If I'm being completely honest, the only aspect of this album that I don't like is the artwork. For my taste, it doesn't fit the music. I would expect the artwork to reflect the somber tone of the music more than it does. Perhaps it's the mostly white background that doesn't seem quite right. It's a minor criticism and merely an aesthetic one at best.

This is a good album to listen to first thing in the morning because it gets you going without being overbearing or annoying. It's ideal music for "chilling-out" before bedtime or even while you sleep. The music lulls you to sleep with hypnotic sounds and gently pulls you back into consciousness with a catchy beat. Sundowning is a highly focused and cohesive effort as it sets a mood and sticks to it without jumping all around. It's not something I'd listen to while driving or doing yard work, but it certainly has its place in my CD player. All 11 tracks will transport you into a state of relaxation without being boring or mundane. If you need a break from the anxiety of the world, then this is the CD to consider adding to your collection. I highly recommend this album for fans of Unwed Sailor and Saxon Shore. Listen to some tracks from Sundowning here.

Saturday, June 02, 2007

Silver Cities - Power and Strife

Label: Velvet Blue Music

Release date: 5/29/07

This CD should have one of those medical warnings on the cover: "Please consult a doctor before beginning a regimen of Power and Strife by Silver Cities." This CD is straight-up rock n' roll that doesn't give you a break with a slow tune. I don't dance, but I do take walks every day with my mp3 player. As I was listening to "Power and Strife", I noticed it had me walking faster...and faster...and faster. I didn't get a cool down while listening to this album. My doctor would be thrilled.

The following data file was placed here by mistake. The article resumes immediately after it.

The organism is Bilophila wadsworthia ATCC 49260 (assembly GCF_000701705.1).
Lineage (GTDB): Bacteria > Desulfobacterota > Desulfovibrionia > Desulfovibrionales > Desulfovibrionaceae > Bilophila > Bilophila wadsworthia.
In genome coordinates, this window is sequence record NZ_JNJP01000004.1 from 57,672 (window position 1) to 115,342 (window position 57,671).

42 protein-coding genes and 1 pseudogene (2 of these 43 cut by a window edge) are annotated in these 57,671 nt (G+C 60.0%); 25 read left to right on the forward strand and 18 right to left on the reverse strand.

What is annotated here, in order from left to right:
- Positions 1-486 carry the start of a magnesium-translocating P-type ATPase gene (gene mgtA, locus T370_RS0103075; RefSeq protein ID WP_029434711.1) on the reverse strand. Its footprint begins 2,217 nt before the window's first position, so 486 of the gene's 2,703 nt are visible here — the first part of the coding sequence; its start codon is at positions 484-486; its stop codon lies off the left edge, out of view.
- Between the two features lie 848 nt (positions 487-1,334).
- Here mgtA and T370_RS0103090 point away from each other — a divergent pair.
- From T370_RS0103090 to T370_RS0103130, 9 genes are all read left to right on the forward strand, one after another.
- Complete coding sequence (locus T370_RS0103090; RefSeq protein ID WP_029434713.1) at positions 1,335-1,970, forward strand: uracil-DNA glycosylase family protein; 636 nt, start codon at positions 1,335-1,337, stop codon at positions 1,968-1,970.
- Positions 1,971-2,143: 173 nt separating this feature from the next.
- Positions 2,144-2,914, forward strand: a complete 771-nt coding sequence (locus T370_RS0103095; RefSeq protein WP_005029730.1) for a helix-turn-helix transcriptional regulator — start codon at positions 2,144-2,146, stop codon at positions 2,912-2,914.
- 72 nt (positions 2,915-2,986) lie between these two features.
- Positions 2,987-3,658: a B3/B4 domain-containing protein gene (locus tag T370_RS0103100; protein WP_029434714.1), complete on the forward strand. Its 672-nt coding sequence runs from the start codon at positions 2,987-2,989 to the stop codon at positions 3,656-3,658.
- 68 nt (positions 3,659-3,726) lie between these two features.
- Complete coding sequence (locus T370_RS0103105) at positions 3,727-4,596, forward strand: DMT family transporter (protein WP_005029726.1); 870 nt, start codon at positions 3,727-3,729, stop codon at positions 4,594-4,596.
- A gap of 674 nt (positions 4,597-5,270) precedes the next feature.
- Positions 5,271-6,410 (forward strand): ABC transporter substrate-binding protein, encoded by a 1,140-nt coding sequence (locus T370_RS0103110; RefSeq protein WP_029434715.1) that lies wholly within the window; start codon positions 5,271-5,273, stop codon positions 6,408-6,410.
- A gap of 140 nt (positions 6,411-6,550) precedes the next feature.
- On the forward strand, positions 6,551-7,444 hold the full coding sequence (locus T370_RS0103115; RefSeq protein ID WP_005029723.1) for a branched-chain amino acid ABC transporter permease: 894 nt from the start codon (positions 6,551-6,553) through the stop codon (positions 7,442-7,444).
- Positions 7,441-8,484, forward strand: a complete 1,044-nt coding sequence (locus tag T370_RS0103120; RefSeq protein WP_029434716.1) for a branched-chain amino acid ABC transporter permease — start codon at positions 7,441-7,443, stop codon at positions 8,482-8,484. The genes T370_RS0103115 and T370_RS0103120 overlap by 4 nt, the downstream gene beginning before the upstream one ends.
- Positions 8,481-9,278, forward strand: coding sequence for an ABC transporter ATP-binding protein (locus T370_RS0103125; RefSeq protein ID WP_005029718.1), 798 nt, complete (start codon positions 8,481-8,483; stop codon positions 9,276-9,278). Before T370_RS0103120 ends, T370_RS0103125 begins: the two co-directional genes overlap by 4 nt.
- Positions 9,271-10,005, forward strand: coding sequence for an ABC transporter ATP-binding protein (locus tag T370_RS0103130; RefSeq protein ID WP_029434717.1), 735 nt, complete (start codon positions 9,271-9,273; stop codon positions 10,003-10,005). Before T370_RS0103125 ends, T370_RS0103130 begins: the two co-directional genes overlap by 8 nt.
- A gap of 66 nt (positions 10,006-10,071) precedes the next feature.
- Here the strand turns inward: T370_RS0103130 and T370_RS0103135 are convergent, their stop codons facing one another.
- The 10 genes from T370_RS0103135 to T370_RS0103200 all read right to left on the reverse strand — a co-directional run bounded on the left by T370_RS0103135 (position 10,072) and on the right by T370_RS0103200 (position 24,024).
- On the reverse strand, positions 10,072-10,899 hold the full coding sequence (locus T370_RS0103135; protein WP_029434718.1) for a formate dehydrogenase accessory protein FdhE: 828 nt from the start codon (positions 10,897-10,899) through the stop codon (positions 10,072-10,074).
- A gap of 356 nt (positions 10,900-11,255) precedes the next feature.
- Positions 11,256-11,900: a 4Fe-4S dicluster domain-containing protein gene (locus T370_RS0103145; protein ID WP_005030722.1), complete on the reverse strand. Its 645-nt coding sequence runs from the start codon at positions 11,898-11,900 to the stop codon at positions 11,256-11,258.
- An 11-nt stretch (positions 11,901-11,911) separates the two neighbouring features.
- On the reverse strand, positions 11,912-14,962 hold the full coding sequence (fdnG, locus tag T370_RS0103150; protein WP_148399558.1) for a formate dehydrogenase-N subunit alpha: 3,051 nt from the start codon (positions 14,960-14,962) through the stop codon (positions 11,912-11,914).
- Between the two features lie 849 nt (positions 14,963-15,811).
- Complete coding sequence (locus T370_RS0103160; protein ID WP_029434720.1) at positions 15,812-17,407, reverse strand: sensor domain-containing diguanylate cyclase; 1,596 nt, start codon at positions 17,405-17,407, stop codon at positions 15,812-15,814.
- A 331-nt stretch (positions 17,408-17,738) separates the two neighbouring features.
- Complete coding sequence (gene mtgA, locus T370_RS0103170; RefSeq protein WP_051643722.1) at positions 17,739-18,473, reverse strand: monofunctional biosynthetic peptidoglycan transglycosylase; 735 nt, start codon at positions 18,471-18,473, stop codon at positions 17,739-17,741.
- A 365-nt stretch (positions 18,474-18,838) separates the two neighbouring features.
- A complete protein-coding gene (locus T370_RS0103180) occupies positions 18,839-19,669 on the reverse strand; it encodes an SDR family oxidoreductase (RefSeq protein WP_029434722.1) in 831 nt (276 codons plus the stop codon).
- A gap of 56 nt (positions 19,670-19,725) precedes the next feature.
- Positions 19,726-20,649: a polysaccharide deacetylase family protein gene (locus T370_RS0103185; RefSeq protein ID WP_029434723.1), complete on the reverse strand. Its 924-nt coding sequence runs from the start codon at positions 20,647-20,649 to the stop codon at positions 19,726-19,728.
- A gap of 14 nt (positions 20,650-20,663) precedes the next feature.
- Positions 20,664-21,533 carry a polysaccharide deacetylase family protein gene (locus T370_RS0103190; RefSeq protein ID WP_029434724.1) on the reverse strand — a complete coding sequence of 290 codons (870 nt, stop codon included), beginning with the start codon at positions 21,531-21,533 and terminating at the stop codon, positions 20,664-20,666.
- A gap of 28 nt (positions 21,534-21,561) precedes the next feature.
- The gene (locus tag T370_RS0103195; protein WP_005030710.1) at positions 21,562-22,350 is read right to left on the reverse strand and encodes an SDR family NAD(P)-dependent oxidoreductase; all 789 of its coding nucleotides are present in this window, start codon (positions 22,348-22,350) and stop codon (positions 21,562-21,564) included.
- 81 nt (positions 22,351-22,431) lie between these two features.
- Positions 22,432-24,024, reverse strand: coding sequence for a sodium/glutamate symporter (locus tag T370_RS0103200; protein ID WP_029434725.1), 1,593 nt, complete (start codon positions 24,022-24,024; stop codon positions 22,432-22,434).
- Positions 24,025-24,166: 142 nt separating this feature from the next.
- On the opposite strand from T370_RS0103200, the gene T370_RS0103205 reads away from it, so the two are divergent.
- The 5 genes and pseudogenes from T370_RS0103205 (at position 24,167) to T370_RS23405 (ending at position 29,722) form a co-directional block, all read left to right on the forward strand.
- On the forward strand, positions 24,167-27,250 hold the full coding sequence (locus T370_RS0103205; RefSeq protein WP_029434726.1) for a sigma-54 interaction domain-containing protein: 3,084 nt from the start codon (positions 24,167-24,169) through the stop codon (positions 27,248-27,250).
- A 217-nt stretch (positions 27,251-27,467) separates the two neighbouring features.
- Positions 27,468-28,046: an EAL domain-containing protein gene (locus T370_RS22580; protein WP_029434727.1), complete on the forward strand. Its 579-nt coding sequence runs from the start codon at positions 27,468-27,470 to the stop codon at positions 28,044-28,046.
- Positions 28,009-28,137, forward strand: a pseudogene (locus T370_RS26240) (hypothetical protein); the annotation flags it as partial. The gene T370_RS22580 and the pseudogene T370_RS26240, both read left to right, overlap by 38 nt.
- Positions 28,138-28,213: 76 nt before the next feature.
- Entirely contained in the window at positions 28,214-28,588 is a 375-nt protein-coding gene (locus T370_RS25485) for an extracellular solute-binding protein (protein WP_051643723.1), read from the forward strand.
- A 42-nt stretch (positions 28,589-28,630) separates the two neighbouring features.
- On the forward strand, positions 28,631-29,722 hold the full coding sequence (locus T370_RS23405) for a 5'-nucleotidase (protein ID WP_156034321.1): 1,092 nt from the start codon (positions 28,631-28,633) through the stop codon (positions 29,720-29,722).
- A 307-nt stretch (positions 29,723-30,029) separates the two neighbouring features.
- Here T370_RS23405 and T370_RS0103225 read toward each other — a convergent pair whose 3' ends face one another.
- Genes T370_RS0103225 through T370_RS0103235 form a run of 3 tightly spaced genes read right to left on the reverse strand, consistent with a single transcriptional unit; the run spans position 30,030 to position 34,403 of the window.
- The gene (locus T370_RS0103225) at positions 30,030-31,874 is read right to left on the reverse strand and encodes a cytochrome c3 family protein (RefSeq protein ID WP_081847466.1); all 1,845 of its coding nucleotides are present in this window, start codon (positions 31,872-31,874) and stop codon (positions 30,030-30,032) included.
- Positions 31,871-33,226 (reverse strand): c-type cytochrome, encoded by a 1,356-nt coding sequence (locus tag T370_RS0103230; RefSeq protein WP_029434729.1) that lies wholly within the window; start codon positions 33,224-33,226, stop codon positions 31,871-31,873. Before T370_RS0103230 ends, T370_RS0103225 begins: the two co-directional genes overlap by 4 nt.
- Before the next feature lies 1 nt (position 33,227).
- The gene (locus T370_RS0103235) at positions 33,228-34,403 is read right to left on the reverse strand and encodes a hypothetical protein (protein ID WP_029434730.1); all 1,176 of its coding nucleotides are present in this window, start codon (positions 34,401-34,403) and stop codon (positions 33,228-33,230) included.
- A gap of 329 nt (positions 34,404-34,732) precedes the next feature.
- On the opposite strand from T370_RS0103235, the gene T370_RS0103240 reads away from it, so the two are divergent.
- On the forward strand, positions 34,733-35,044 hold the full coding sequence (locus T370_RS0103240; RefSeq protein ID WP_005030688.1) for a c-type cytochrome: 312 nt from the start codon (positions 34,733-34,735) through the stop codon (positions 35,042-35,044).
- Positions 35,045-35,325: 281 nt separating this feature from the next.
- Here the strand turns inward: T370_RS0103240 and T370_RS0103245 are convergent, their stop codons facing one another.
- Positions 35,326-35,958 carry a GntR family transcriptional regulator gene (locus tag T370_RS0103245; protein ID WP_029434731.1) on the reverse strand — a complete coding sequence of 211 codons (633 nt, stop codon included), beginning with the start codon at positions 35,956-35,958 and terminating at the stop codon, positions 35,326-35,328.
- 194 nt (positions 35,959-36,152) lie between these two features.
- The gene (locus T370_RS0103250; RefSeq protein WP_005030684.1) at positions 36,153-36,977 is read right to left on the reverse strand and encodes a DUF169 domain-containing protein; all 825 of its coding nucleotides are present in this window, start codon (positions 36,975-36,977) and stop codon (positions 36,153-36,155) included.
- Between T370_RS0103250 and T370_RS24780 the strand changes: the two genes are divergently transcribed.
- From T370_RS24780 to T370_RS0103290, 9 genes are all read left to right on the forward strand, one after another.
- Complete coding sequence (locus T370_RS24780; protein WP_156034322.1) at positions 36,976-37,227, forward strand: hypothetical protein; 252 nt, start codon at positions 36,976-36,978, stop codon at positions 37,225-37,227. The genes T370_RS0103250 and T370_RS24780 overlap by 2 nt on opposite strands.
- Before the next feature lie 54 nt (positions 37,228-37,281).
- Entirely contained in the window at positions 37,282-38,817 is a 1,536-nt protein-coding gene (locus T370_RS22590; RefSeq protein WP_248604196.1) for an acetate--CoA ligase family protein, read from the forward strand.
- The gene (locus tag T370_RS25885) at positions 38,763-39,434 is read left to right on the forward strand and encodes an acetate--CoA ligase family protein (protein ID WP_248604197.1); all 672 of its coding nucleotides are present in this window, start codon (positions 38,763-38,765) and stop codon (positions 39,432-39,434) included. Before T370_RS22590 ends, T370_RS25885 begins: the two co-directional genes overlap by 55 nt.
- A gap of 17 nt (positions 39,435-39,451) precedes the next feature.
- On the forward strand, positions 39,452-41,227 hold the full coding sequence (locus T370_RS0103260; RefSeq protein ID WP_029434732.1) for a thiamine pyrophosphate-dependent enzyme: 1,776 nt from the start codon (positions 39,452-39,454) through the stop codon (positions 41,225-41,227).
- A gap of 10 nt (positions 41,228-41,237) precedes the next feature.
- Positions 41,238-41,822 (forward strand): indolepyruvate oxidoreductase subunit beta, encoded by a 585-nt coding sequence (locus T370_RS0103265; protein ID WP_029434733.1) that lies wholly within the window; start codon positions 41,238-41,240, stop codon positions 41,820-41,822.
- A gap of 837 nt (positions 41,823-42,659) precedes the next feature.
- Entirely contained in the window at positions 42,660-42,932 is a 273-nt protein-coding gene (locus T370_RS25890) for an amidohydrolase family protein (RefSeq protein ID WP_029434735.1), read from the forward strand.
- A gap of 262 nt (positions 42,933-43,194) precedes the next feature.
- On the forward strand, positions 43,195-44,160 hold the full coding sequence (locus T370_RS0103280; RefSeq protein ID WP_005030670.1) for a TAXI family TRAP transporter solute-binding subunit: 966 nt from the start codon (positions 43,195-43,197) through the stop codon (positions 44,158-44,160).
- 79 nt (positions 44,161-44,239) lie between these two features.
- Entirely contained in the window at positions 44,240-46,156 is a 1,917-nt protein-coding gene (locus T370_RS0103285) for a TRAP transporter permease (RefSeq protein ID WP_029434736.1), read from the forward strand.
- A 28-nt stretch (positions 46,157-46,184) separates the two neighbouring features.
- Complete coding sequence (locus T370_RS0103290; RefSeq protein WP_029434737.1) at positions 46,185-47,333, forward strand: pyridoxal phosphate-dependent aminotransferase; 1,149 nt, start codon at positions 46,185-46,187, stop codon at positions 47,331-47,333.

Power and Strife takes the three best songs from their debut EP, "Fast Forward", "The Emergency", and "Impressionable". The songs sound pretty much the same except for some new organs or synths in the background. These songs were great on the EP, so I'm glad they didn't mess with them too much. To see these songs included on the full-length was a huge plus for me.

The opening track "Power and Strife" sets the tone that this record is gonna be a party and you're gonna have some fun. My favorites are "Kiss Killer", "Sound The Alarms", and "Impressionable". If you like to dance and sing then these tunes will not disappoint because they really get you moving. The two tracks that kinda get lost in the shuffle are "Dostoevsky's Tears", and "Terrible Lovers." These are good songs, but are a bit forgettable when packaged with 9 superb tracks that cast a pretty big shadow. The song "Beautiful Lie" speaks to me in a spiritual way (I think we've all been there before) about failure and redemption.

Silver Cities brings us 11 high-octane tunes that meld the best elements of 70s and 80s rock 'n roll. These are dance-floor compatible songs about greed, frustration, bad lovers, class struggle, and redemption. I have a great compliment to describe this record. You know those lame CD release parties where the band doesn't actually play and some obnoxious DJ just spins the record instead? Everyone is supposed to get drunk, dance, and pretend they're at an actual rock show. Well, Power and Strife is so good that it might actually be able to pull off a pretty cool CD release party. This band probably puts on a hot live show and hopefully I'll get to see them play someday.